Reference > Quotations > C.N. Douglas, comp. > Forty Thousand Quotations > Primary Author Index
  PREVIOUSNEXT  
CONTENTS · BIBLIOGRAPHIC RECORD
C.N. Douglas, comp.  Forty Thousand Quotations: Prose and Poetical.  1917.
 
Atterbury
 
  A good character when established should not be rested in as an end, but only employed as a means of doing still further good.  1
  A good man not only forbears those gratifications which are forbidden by reason and religion, but even restrains himself in unforbidden instances.  2
  A just and wise magistrate is a blessing as extensive as the community to which he belongs; a blessing which includes all other blessings whatsoever that relate to this life.  3
  A sturdy, hardened sinner shall advance to the utmost pitch of impiety, with less reluctance than he took the first step while his conscience was yet vigilant and tender.  4
  A very prosperous people, flushed with great victories and successes, are seldom so pious, so humble, so just, or so provident as to perpetuate their happiness.  5
  Affliction is a school of virtue: it corrects levity, and interrupts the confidence of sinning.  6
  Even the wisdom of God hath not suggested more pressing motives, more powerful incentives to charity, than these, that we shall be judged by it at the last dreadful day.  7
  Few consider how much we are indebted to government, because few can represent how wretched mankind would be without it.  8
  From mere success nothing can be concluded in favor of any nation upon whom it is bestowed.  9
  He had such a gentle method of reproving their faults that they were not so much afraid as ashamed to repeat them.  10
  He who performs his duty in a station of great power must needs incur the utter enmity of many, and the high displeasures of more.  11
  Hospitality sometimes degenerates into profuseness, and ends in madness and folly.  12
  If God be infinitely holy, just, and good, He must take delight in those creatures that resemble Him most in these perfections.  13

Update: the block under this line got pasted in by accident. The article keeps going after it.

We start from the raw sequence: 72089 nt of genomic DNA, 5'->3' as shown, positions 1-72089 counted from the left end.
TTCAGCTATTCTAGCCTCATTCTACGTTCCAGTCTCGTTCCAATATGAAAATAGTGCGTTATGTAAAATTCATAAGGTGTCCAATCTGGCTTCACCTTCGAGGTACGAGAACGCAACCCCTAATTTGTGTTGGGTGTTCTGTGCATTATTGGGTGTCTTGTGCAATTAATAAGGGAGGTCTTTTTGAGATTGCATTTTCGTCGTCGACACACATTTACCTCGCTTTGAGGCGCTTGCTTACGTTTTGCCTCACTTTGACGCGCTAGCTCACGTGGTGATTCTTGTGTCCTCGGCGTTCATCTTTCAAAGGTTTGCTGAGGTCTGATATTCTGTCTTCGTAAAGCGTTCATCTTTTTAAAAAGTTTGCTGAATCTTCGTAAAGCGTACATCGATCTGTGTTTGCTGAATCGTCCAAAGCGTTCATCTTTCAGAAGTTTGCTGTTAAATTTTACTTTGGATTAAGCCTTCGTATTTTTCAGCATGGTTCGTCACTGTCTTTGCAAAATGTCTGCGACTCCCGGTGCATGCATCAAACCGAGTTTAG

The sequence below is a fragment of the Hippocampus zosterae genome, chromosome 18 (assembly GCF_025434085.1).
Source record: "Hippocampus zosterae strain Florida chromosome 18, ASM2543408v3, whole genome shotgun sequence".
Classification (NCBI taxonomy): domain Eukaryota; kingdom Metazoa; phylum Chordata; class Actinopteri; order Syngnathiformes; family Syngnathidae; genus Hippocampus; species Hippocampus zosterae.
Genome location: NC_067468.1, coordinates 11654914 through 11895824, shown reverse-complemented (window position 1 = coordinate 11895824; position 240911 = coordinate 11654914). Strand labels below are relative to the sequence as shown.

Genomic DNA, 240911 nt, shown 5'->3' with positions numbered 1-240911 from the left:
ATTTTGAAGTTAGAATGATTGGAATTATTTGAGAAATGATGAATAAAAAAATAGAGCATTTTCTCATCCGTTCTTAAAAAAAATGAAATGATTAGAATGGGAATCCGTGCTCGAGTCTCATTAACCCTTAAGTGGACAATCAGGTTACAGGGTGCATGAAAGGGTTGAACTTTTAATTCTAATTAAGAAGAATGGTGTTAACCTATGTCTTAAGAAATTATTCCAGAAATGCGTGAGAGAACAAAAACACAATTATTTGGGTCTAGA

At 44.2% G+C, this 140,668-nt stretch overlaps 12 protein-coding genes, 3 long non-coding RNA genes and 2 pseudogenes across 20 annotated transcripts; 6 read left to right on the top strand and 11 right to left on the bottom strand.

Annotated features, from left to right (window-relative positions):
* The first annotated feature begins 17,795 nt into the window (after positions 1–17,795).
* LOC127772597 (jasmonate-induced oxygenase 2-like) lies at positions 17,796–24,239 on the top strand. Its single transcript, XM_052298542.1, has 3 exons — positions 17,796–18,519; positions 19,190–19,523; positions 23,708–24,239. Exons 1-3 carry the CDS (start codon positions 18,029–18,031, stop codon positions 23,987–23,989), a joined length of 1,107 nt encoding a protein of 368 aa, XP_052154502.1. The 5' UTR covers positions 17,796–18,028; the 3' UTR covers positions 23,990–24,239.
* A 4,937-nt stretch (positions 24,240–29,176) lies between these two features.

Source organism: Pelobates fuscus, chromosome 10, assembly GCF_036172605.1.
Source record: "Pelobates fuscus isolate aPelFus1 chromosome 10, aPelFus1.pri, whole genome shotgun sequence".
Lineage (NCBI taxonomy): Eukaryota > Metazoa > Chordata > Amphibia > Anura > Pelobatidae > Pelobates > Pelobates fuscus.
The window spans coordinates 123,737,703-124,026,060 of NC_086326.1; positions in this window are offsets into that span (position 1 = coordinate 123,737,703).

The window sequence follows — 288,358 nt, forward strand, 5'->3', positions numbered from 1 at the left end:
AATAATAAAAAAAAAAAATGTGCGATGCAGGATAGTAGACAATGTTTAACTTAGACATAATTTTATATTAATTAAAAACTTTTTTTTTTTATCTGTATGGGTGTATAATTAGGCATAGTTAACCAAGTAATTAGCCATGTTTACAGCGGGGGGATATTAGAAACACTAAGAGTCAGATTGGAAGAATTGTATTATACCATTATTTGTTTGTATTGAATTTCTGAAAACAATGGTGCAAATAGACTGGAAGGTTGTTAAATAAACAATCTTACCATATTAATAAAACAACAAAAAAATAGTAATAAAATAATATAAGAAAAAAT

It is impossible to have a lively hope in another life, and yet be deeply immersed in the enjoyments of this.  14
  It is little the sign of a wise or good man, to suffer temperance to be transgressed in order to purchase the repute of a generous entertainer.  15
  It is the duty of every one to strive to gain and deserve a good reputation.  16
  Luther deters me from solitariness; but he does not mean from a sober solitude that rallies our scattered strengths and prepares us against any new encounter from without.  17
  Nothing can be reckoned good or bad to us in this life, any further than it indisposes us for the enjoyment of another.  18
  Shall we repine at a little misplaced charity—we who could no way foresee the effect—when an all-knowing, all-wise Being showers down every day His benefits on the unthankful and undeserving?  19
  The greater absurdities are, the more strongly they evince the falsity of that supposition from whence they flow.  20
 
 
  The priesthood hath in all nations, and all religions, been held highly venerable.  21
  The smallest act of charity shall stand us in great stead.  22
  The temptations of prosperity insinuate themselves after a gentle, but very powerful manner; so that we are but little aware of them and less able to withstand them.  23
  The things of another world being distant, operate but faintly upon us: to remedy this inconvenience, we must frequently revolve their certainty and importance.  24
  There is a variety in the tempers of good men.  25
  They who are not induced to believe and live as they ought by those discoveries which God hath made in Scriptures would stand out against any evidence whatever, even that of a messenger sent express from the other world.  26
  Those good men who take such pleasure in relieving the miserable for Christ’s sake, would not have been less forward to minister unto Christ Himself.  27
  Though fanaticism drinks at many founts, its predisposing caused is mostly the subject of an invisible futurity.  28
  What we employ in charitable uses during our lives is given away from ourselves; what we bequeath at our death is given from others only, as our nearest relations.  29
 
 
CONTENTS · BIBLIOGRAPHIC RECORD
  PREVIOUSNEXT  
 
Loading
Click here to shop the Bartleby Bookstore.

Shakespeare · Bible · Strunk · Anatomy · Nonfiction · Quotations · Reference · Fiction · Poetry
© 1993–2014 Bartleby.com · [Top 150] · Subjects · Titles · Authors